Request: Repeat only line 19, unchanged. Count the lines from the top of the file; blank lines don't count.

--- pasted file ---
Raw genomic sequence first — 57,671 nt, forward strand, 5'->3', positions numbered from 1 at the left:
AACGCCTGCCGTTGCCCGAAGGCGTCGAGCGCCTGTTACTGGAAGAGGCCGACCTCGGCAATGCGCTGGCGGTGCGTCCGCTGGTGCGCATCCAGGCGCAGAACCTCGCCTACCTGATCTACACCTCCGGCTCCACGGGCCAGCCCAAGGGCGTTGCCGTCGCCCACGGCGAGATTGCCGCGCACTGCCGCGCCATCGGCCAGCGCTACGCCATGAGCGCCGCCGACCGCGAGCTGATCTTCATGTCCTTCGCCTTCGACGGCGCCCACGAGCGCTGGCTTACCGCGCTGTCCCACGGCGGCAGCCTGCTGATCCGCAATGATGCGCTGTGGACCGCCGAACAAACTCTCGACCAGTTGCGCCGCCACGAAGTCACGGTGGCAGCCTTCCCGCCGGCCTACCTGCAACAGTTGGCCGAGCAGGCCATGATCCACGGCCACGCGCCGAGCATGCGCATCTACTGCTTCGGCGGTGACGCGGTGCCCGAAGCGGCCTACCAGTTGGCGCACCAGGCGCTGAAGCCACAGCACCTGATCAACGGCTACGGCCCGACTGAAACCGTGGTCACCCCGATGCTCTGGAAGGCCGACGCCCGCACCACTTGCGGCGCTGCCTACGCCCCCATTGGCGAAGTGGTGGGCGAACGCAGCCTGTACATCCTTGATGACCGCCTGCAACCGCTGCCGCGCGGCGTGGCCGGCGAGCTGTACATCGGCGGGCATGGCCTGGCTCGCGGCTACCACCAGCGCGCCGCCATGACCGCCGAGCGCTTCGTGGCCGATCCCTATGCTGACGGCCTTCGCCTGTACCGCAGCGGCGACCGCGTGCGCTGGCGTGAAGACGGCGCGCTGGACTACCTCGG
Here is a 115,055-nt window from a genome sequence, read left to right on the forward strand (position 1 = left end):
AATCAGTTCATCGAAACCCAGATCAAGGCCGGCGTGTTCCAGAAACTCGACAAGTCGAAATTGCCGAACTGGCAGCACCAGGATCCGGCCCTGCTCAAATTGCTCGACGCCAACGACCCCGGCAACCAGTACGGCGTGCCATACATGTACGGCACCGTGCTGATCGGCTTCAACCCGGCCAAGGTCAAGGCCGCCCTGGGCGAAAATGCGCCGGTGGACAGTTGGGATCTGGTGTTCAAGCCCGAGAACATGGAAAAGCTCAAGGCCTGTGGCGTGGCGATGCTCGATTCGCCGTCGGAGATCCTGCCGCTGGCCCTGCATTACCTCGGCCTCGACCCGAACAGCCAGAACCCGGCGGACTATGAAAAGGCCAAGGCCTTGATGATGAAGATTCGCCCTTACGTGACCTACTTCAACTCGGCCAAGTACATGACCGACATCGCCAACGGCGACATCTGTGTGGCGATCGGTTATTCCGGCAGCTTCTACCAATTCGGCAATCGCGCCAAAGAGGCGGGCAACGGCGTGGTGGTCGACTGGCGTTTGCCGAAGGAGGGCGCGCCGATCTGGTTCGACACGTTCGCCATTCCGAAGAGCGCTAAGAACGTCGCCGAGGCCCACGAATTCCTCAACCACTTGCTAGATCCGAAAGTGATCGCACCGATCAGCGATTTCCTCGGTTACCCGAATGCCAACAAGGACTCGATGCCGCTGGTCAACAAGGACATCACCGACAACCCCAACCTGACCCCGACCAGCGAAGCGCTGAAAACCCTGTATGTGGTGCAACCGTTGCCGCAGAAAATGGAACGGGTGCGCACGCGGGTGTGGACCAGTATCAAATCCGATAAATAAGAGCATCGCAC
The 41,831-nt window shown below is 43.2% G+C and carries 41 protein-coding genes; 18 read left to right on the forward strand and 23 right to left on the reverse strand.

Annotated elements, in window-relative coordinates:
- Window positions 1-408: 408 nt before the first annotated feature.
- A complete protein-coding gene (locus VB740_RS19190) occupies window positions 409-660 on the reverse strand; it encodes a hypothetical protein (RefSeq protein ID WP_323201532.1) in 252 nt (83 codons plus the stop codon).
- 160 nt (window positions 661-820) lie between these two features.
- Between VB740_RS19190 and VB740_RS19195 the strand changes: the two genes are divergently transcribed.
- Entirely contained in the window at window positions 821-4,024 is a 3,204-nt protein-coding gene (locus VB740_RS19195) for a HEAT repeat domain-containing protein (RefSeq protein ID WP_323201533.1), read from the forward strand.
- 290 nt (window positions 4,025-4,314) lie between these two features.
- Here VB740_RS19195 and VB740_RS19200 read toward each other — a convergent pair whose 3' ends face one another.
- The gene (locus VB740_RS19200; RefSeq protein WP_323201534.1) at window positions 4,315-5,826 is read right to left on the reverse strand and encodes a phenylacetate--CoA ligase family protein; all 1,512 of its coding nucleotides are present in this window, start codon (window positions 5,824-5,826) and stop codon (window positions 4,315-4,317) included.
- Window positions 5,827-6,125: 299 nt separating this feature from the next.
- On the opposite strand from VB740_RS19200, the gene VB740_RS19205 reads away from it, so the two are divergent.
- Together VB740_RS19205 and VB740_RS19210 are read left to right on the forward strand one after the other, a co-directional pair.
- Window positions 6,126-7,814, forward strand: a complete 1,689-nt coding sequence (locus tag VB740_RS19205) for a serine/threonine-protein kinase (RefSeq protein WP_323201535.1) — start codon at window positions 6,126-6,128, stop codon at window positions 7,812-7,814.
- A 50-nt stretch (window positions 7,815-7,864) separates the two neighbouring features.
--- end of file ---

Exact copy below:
- A 50-nt stretch (window positions 7,815-7,864) separates the two neighbouring features.